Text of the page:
Top Things to Eat in Yogyakarta Including 5kg Meatballs

Top Things to Eat in Yogyakarta Including 5kg Meatballs

We all travel for different reasons. In Yogyakarta, those of us who seek out adventurous thrills in our travels can do so at Timang Beach, where travelers get to zip across choppy waters in a rickety wooden cable car. Others see Yogyakarta as a haven for nature; the ethereal “Heaven’s Light” at Jomblang Cave, for example. 

Of course, there are also plenty who travel to Jogja for the lively arts and music scene.

However, underlying this bustling is also a buzzing foodie central, some which are true blue Jogja cuisines. Here are seven dishes to try when you’re there! 

1. Gudeg – Stewed young jackfruit

things to eat in bandung

Image credit: Wikimedia commons

Of course, we’d have to start off this list with Gudeg. How could we not!? As Yogyakarta’s most famous dish, with travellers from far and wide makeing it a point to sample it when in the city.

You’re probably wondering what is Gudeg? It is eaten as a side dish alongside rice and other meaty additions, so it’s no wonder as to why many mistake it for pulled pork.

But those seemingly meaty shreds? They’re young unripe jackfruit!

Image credit: Alpha on Flickr 

Chunks of unripe jackfruit are stewed for hours in coconut milk, palm sugar and various herbs and spices like candlenut and galangal. 

2. Jenang – Smooth starch porridge 

Image credit: Wikimedia commons 

The Javanese have a sweet tooth, and this is beautifully exemplified in Jenang –  a smooth starch porridge of sorts. It’s smooth, gloopy and lightly sweet. 

There are multiple different types of jenang. Some are made with cassava, some with sago flour and some with rice flour. At Jenang Bu Gesti, various types of jenang are served in cups of banana leaves.

The porridge is more than just a snack or a meal too, it’s closely intertwined with Javanese culture. There’s even a whole festival dedicated to it! 

3. Giant Bakso – Springy beef balls 

Ask anyone what food they associate with Indonesia, and bakso is likely to make the list. In Yogyakarta, these savoury beef balls are taken to new heights.

At the famed Bakso Klenger Ratu Sari, bakso sizes reach up to a monstrous 5kg! Diners can choose from the regular sizes, or opt for sizes ranging from one to five kilos.

Use the aptly-sized giant utensils to slice off chunks of bakso starting from the top. Inside, a spicy filling of hard-boiled eggs, sliced beef and oozing sambal (chili sauce) awaits! 

Bakso Sumsum is another popular trend in the world of Jogja’s bakso, where large cow bones chock-full of marrow are served inside the delicately savory broth, complete with straw for you to suck out the goodness!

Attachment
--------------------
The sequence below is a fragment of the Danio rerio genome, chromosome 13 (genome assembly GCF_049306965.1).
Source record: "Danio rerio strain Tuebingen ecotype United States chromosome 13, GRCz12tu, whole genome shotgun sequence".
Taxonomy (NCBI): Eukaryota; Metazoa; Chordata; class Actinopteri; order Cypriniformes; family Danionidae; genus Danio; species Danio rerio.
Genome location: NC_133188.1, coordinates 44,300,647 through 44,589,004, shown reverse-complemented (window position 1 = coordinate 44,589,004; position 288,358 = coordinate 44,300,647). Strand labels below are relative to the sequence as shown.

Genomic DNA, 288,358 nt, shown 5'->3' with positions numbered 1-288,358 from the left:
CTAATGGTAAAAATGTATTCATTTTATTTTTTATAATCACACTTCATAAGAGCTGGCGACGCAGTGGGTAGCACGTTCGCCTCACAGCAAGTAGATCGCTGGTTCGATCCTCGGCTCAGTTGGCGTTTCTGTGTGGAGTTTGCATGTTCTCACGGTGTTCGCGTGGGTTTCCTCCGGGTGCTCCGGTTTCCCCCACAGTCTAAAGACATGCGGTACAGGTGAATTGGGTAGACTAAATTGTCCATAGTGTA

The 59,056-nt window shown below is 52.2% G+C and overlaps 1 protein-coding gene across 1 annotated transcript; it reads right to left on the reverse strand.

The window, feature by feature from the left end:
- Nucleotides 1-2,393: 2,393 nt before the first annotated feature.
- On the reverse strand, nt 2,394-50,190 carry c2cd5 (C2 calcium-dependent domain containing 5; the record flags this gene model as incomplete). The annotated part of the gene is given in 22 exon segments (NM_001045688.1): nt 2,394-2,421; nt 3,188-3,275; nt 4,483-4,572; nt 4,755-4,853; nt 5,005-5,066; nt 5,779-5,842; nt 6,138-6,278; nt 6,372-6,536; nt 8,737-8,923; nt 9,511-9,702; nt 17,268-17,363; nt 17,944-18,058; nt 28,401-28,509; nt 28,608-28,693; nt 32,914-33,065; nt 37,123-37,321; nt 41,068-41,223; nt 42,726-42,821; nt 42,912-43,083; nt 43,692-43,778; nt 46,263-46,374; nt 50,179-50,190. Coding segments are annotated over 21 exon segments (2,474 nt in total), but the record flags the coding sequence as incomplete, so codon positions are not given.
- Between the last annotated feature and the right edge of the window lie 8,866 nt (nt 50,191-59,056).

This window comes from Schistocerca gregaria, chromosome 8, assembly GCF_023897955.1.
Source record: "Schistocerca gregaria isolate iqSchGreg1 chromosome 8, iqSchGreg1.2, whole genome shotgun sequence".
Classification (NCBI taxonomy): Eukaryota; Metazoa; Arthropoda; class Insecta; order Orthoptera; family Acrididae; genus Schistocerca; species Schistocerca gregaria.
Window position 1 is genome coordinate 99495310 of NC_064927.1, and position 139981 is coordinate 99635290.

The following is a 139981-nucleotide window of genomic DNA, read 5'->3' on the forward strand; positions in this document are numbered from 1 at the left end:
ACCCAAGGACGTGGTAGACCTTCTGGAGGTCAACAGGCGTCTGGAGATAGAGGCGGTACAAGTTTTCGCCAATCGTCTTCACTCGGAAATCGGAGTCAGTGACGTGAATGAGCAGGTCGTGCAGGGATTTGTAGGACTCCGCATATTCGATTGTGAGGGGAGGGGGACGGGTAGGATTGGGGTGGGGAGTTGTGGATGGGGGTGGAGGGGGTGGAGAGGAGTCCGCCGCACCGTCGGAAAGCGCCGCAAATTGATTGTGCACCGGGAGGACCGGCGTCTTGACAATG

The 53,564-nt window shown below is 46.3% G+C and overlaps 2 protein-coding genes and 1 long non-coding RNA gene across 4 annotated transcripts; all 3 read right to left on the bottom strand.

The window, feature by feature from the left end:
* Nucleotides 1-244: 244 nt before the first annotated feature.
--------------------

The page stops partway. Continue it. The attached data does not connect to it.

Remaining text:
4. Jadah Tempe – Glutinous rice patties and fried fermented soybean cake 

things to eat in bandung

Image credit: Wikimedia commons

Yogyakarta is home to Indonesia’s most active volcano – Mount Merapi. On her slopes lie Jadah Tempe Mbah Carik, where the unassuming Jadah Tempe is served.

There are two main components to Jadah Tempe. Glutinous rice and marinated fried tempe (fermented soybean cake). The glutinous rice is sticky and full of coconut fragrance and shaped into flat patties to form Jadah.

The slabs of tempe are marinated in palm sugar and other spices till fully infused, then deep-fried. Together, the contrasting textures offer the best of both worlds! 

5. Lumpia – Chicken and vegetable spring rolls 

Craving good ol’ street food? Head on over to Lumpia Samijaya for the best lumpia around. Lumpia are essentially spring rolls, and for over 40 years, this roadside stall at Yogyakarta’s major shopping street Malioboro has been frying up some of the best ones around!

Inside the rolls of crispy lumpia skins is a filling of chicken and vegetables, granting travellers with a filling treat after their evenings of exploration. Lumpia Samijaya is also famous for their “special” with quail eggs in the filling!

6. Soto Ayam – Hearty chicken soup 

Image credit: Wikimedia commons 

You can think of soto ayam as a hearty chicken soup of sorts, and the one at Soto Kadipiro is aggressively raved of by locals and domestic tourists alike. 

Intensely savoury and comforting, the soto ayam here sees a lightly golden-hued chicken soup scooped over chicken shreds, tender cabbage and crisp soybean sprouts. Fried shallots are sprinkled on top for added depth of flavor. 

As for the accompanying sambal (chili sauce), you’d be hard-pressed to find any other soto ayam place serving up the same kind. Think tomatoes, chilies and vinegar! 

7. Bakpia Pathok –  Flaky mung bean pastry 

Image credit: Marc on Flickr

Yogyakarta is also renowned for bakpia pathok. You might be familiar with this pastry, as there are similar versions throughout the entirety of Asia. If you’re Singaporean or Malaysian, perhaps you might know it as tau sar piah?

One bite into these popular bite-sized pastries, and the pastry crumbles into its flaky layers. On the inside, a filling made from mung beans lends a salty-ish flavor and a fluffy, almost powdery texture. These days, more modern flavors such as chocolate and cheese are available as well. 

Image credit: Wikimedia commons

In Yogyakarta, bakpia pathok are named after the Pathuk suburb where they originated from. They’re wildly popular as souvenirs, just like the Amanda Brownies of Bandung!

About Author

Shen Lee Ng
Shen Lee Ng

A world record holding powerlifter and wannabe patissiere, Shen currently spends her days as a social media manager, English teacher and content (the fun stuff) and copywriter (the drab stuff). Her only goal before she starts the treacherous journey that is college is to inspire those around her and to eat as many as opera cakes as possible.


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